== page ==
Windows Insiders gain new DNS over HTTPS controls

Published Jun 29 2021 06:00 AM 5,684 Views

Credit and thanks to Alexandru Jercaianu, Vladimir Cernov, and Sam Yun for implementation work

 

Over the last year, we have been improving the DNS over HTTPS (DoH) functionality in the Windows DNS client. Now we are pleased to introduce you to the different features now available through the Windows Insider program.

 

To start with, we want to note that the registry key controls documented in our original DoH testing blog post are no longer applicable. As stated there, those instructions were time limited to the initial DoH test rollout. If you did ever set that key, please delete it then reboot your machine before proceeding with the rest of this blog post.

 

Next, we will be reviewing the new configuration behavior, how Windows will know if a DNS server supports DoH, and what our next steps are in advancing encrypted DNS discovery.

 

UI

The first control you should try out is the new UI fields in the Settings app, originally announced on the Insider blog. When Windows knows a given DNS server’s IP address has a corresponding DoH server, it will unlock a dropdown that lets you decide whether to require encryption always be used, use encryption but fall back to plain-text DNS when encryption fails, or not to use encryption (the default value).

 

tojens_0-1624918166884.png

 

GPO

For enterprise administrators, we have provided a new GPO for controlling DoH behavior. This will allow the use of DoH to be allowed, required, or prohibited system-wide.

  • Allowed will defer the use of DoH to local settings available in the UI per network adapter.
  • Required will prevent the use of configured DNS servers if they do not support DoH and will disable fallback to plain-text DNS.
  • Prohibited will prevent any local DoH settings from taking effect, ensuring Windows functions as it did before the DoH client using plain-text DNS only.

 

tojens_1-1624918166897.png

 

NRPT

The Name Resolution Policy Table (NRPT) allows administrators to specify rules for name resolution by namespace. For example, you can create an NRPT rule that specifies all queries for “*.microsoft.com” must be sent to a specific DNS server.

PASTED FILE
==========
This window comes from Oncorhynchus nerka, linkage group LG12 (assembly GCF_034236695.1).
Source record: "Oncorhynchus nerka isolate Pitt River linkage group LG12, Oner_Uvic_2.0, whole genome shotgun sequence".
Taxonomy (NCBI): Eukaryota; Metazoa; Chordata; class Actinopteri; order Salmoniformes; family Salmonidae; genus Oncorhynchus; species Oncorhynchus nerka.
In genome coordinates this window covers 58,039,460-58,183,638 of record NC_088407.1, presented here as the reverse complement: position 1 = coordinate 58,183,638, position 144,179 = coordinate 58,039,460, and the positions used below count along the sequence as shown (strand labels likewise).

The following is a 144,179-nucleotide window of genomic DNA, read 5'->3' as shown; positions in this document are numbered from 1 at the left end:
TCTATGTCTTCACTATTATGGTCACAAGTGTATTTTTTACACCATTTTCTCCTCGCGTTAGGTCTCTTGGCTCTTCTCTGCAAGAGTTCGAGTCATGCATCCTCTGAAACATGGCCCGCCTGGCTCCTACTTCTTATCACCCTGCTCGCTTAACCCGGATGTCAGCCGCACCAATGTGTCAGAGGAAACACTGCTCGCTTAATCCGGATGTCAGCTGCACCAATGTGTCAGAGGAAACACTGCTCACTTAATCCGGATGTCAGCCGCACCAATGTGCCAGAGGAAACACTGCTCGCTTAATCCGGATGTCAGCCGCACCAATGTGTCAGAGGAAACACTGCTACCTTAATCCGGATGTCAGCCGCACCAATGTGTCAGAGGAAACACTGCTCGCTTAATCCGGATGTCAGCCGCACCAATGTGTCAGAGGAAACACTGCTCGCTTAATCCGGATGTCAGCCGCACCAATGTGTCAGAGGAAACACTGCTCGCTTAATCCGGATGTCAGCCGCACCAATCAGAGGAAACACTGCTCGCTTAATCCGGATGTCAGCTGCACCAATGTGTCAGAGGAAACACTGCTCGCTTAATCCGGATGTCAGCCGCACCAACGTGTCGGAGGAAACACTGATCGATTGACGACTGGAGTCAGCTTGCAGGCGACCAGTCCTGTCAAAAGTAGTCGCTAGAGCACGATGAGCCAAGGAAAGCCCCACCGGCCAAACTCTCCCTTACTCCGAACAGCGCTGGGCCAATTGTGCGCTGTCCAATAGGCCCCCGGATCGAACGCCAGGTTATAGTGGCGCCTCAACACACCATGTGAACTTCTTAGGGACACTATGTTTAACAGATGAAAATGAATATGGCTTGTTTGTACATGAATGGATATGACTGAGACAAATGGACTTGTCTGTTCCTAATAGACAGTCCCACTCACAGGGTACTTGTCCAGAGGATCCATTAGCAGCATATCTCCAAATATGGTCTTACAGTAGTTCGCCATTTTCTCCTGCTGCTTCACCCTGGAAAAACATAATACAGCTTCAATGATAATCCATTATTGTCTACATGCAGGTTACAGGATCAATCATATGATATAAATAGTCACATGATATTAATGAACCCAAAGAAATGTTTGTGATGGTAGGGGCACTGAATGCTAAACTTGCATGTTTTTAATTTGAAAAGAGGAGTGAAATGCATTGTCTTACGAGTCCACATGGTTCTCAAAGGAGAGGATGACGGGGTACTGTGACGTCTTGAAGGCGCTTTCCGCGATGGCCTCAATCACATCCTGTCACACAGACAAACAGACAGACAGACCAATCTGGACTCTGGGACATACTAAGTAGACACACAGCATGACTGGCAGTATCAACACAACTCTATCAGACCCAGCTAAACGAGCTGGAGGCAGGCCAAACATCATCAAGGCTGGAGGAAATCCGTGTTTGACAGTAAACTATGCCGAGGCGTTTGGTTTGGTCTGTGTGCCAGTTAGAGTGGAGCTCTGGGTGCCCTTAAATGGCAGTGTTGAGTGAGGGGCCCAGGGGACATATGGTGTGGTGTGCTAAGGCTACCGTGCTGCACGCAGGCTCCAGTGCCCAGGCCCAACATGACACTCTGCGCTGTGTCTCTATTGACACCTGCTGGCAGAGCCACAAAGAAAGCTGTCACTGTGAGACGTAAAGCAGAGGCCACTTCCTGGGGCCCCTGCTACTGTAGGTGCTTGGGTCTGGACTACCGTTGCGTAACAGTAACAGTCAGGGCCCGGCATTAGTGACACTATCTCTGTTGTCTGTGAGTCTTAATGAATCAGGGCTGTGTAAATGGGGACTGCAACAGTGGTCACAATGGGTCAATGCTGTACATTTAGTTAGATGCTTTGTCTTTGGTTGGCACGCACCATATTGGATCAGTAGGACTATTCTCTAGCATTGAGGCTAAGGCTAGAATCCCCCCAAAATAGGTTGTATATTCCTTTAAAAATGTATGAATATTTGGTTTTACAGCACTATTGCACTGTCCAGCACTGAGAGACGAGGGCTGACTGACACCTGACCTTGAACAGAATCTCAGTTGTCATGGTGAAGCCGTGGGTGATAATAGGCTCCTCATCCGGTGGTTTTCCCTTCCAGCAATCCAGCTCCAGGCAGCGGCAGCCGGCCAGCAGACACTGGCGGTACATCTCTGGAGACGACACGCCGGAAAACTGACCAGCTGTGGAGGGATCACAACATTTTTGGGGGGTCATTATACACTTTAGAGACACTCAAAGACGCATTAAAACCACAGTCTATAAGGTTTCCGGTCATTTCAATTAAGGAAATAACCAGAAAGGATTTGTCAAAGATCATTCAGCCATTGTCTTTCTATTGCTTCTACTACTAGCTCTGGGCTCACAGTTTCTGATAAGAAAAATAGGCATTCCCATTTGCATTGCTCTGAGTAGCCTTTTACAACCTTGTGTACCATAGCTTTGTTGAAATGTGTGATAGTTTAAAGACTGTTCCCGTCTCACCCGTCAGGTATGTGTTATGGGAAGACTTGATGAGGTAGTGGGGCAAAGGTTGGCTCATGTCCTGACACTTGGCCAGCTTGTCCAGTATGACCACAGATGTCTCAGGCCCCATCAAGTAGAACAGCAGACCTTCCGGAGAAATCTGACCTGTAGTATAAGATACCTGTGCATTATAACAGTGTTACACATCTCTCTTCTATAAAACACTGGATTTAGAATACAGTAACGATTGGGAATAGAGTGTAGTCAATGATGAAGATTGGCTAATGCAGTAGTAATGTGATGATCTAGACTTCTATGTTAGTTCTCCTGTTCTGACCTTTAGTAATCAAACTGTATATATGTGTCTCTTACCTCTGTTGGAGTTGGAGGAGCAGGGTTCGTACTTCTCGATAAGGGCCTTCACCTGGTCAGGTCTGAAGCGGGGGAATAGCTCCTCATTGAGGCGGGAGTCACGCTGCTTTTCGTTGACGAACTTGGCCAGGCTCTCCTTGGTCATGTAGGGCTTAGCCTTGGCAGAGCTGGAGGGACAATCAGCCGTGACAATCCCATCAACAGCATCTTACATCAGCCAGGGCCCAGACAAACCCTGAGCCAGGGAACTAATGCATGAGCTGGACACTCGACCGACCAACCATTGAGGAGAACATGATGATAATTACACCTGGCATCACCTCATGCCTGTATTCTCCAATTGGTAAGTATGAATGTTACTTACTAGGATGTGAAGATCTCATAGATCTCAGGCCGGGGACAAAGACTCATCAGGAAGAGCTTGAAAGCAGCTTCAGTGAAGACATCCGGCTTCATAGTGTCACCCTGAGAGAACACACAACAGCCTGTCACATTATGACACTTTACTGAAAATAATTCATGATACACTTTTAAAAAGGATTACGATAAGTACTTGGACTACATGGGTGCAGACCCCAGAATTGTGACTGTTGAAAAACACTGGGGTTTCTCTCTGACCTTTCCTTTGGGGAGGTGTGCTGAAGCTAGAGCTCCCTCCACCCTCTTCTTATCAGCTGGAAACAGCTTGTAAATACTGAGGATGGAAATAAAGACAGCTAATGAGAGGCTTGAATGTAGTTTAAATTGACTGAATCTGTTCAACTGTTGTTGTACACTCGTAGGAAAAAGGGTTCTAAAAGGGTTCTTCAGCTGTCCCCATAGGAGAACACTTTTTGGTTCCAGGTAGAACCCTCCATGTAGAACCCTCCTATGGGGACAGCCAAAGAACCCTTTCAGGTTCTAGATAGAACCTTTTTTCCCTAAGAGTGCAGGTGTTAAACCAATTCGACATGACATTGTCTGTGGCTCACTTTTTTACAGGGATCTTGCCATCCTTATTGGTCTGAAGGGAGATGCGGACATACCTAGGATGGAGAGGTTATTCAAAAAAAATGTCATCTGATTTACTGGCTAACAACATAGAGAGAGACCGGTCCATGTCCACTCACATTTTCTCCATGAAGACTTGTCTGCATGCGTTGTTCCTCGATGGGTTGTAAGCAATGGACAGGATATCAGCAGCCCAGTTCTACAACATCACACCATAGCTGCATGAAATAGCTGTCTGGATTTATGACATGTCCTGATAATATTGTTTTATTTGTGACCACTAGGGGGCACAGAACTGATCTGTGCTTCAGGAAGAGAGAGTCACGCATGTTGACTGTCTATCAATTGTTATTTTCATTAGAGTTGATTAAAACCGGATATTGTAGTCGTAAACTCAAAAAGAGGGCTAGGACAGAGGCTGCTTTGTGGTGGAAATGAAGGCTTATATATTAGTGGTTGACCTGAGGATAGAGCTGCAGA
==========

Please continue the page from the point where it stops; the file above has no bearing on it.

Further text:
If Windows knows that a DNS server provided in an NRPT rule supports DoH (see the next section for how this works), then the traffic affected by the NRPT rule will inherit the benefits of using DoH. This allows admins who want to use DoH for some namespaces and not others to configure that behavior.

 

Knowing a server supports DoH

All these mechanisms rely on Windows already knowing a given DNS server IP address supports DoH. We ship a few definitions of known DoH servers in Windows:

 

Server Owner

Server IP addresses

Cloudflare

1.1.1.1

1.0.0.1

2606:4700:4700::1111

2606:4700:4700::1001

Google

8.8.8.8

8.8.4.4

2001:4860:4860::8888

2001:4860:4860::8844

Quad9

9.9.9.9

149.112.112.112

2620:fe::fe

2620:fe::fe:9

 

Other definitions need to be added using the netsh command. To start with, you can check to see what DoH server definitions we already know by retrieving them:

 
Using netsh
netsh dns show encryption
Using PowerShell
Get-DnsClientDohServerAddress

 

Then you can add another server definition to the list and ensure it never falls back to plain-text DNS:

 
Using netsh
netsh dns add encryption server=<resolver-IP-address> dohtemplate=<resolver-DoH-template> autoupgrade=yes udpfallback=no
Using PowerShell
Add-DnsClientDohServerAddress -ServerAddress '<resolver-IP-address>' -DohTemplate '<resolver-DoH-template>' -AllowFallbackToUdp $False -AutoUpgrade $True

 

If you prefer to allow fallback so that when encryption fails you can still make DNS queries, you can run the same commands with the fallback flag toggled to add a new server:

 
Using netsh
netsh dns add encryption server=<resolver-IP-address> dohtemplate=<resolver-DoH-template> autoupgrade=yes udpfallback=yes
Using PowerShell